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July 19, 1998

THE LESSON OF THE IFWP SHOULD BE TRANSPARENT

By CBR Staff Writer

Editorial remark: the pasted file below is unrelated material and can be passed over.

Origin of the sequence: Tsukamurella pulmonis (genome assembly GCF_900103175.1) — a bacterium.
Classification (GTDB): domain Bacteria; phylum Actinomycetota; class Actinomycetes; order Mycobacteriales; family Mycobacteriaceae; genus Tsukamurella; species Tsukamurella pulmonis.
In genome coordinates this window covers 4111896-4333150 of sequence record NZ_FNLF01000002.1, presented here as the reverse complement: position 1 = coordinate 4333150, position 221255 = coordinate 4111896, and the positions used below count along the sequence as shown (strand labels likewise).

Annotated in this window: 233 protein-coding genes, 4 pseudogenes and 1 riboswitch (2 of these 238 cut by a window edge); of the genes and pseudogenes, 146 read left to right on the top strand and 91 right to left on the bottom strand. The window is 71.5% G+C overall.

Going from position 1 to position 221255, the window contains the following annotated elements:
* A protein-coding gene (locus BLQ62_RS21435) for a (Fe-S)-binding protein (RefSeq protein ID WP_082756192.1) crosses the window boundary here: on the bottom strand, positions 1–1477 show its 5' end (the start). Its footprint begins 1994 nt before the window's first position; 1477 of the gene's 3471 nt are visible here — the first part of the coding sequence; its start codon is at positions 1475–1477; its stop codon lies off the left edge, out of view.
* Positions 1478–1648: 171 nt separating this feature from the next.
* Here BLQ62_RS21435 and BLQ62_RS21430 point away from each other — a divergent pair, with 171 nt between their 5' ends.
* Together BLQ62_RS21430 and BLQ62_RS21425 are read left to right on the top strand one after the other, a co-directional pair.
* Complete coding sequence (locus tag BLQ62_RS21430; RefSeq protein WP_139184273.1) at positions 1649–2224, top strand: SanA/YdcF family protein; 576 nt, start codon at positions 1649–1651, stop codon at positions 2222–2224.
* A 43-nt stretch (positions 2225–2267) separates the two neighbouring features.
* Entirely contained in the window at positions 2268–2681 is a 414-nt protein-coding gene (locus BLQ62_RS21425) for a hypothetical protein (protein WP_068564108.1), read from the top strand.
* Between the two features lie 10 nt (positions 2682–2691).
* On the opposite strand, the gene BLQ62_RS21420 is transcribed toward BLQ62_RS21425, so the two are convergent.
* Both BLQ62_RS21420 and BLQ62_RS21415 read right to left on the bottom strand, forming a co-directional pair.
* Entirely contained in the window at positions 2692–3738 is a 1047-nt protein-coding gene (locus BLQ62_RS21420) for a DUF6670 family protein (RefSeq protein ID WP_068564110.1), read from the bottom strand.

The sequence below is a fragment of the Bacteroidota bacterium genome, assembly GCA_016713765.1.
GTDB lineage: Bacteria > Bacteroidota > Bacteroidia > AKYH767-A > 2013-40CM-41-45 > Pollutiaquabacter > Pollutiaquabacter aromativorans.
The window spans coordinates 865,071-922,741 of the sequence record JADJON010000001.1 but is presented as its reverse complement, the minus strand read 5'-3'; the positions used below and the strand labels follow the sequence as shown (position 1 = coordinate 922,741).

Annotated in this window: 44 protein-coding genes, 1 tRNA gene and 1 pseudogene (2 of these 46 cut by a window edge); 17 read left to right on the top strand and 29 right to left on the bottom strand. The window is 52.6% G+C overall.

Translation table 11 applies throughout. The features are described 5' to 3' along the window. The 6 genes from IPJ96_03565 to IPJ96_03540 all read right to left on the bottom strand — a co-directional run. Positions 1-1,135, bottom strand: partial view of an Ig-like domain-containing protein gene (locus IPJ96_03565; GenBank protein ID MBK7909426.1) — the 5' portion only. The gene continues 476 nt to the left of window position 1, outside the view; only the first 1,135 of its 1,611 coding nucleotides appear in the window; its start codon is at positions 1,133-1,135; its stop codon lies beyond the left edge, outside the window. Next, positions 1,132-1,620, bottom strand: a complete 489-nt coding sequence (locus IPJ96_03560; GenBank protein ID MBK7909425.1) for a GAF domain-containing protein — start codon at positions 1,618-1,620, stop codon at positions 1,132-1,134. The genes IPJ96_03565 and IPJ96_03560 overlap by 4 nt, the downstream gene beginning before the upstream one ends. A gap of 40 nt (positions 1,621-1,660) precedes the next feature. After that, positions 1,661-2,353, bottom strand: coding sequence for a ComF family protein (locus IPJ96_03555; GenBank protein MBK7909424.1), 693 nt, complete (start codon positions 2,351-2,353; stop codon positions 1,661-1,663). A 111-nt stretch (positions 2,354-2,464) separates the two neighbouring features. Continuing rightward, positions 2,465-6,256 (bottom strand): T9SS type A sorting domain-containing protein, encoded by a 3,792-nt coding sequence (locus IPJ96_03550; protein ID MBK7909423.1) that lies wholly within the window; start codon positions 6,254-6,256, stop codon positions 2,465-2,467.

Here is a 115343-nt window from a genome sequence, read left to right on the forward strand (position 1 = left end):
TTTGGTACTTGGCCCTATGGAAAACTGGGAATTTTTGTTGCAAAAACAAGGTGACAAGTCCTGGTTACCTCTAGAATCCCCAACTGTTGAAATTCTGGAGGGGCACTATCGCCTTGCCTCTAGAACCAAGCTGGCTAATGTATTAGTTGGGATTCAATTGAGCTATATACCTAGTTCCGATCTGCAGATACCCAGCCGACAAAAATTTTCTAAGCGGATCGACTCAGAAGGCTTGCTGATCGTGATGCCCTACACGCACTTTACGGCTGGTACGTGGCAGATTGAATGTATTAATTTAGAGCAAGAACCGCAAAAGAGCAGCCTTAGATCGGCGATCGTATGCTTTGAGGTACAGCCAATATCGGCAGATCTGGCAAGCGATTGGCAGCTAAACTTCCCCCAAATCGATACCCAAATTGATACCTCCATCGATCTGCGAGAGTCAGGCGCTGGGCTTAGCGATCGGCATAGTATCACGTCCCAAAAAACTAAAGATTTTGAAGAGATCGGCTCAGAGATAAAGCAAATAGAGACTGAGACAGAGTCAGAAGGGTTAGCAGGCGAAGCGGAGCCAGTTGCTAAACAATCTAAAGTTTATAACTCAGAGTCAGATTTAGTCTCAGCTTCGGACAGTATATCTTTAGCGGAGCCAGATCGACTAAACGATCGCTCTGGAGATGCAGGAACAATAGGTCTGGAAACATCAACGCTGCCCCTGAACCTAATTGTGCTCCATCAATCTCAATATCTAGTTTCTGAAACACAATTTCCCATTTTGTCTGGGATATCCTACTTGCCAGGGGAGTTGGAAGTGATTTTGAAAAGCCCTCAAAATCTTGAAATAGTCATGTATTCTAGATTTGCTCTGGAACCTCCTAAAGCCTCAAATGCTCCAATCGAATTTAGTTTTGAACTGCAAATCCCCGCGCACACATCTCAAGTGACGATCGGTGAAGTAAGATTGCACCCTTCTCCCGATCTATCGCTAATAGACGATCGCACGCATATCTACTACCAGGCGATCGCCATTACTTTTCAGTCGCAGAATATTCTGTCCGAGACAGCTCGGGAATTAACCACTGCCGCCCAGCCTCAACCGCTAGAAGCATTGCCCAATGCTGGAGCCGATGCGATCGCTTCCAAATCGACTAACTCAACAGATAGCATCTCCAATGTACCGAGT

The scramble for influence over the future control of the internet’s domain name system is heating up. At present the leading group appears to be the International Forum on the White Paper (IFWP), which held it first meeting earlier this month in the US and will hold its next one at the end of this week in Europe. The steering committee of the IFWP has taken a lot of flak for not being as open as it perhaps could be. After the Commercial Internet Exchange (CIX) – an ISP trade organization – took control of the group a month ago, freezing out the Domain Name Rights Coalition which was instrumental is establishing it, the steering committee has been open only to non-profit groups that are capable of participating on the numerous conference calls that the group uses to organize the meetings. The other pre-requisites for being a steering committee member is that it must not have a direct vested interest in the non-profit corporation that is to be set up to run the DNS, taking over the tasks currently performed but the Internet Assigned Numbers Authority (IANA). The group got lot of criticism for not publishing the agenda for the next meeting, or the minutes of its conference calls. The former was finally put on the IFWP site last Wednesday (July 15), but the minutes have never been published, despite being promised by John Wood at the meeting, who represents the Computer Services and Software Association (CSSA) on the committee. The IFWP said that the minutes had been compiled, but at a meeting the week before last, the steering committee decided to reformat the minutes of all the previous minutes, hence the delay. CIX communications director Mark McFadden said the minutes will probably go up early this week and will be in summary form, detailing who was on each call and what consensus were reached. At present the committee comprises 12 trade organizations including the Association of Interactive Media, Asia & Pacific Internet Association, CIX, EuroISPA and the US Council for International Business, among others. Another organization is in the process of applying to get on the committee. The Open Root Server Confederation (ORSC) is a group of individuals with an interest in the administration of the DNS that was co-founded by Einar Stefferud, the founder of First Virtual Holdings Inc. However, in order to get on the steering committee, the ORSC has to incorporate itself, which it did last week, and then submit its application. The IFWP says the incorporation is necessary to give board oversight to the organizations. It is now ORSC Inc. As of Friday, the ORSC had not received a reply, but Dan Steinberg of the ORSC said he did not envisage any problems. Within the IFWP steering committee there is a credentials subcommittee, which judges applications to join the committee and a program subcommittee, which deals with the logistics of the meetings. In the run-up to the Geneva meeting and with the September 30 deadline approaching at which time one group or a another has to be ready with a group to form the non-profit entity to run the DNS, tempers are getting shorter and a great deal of fur flew last week when it was thought that a representative of the International Telecommunications Union (ITU) was on the steering committee – the ITU would not fulfill the private sector requirement. However it turned out that the ITU is not on the committee, and is only temporarily managing the steering committee’s mailing lists. The ITU representative is Robert Shaw, who also sits on the Policy Oversight Committee of the Council of Registrars (CORE). It would seem to us that with so much getting done so quickly, there is no grand conspiracy here, merely a failure to communicate effectively. But it is not surprising such theories develop, given the way the structure of the IFWP suddenly changed and established its own set of ground rules without properly informing or consulting the internet community. Presumably lessons have been learned. https://www.ifwp.org

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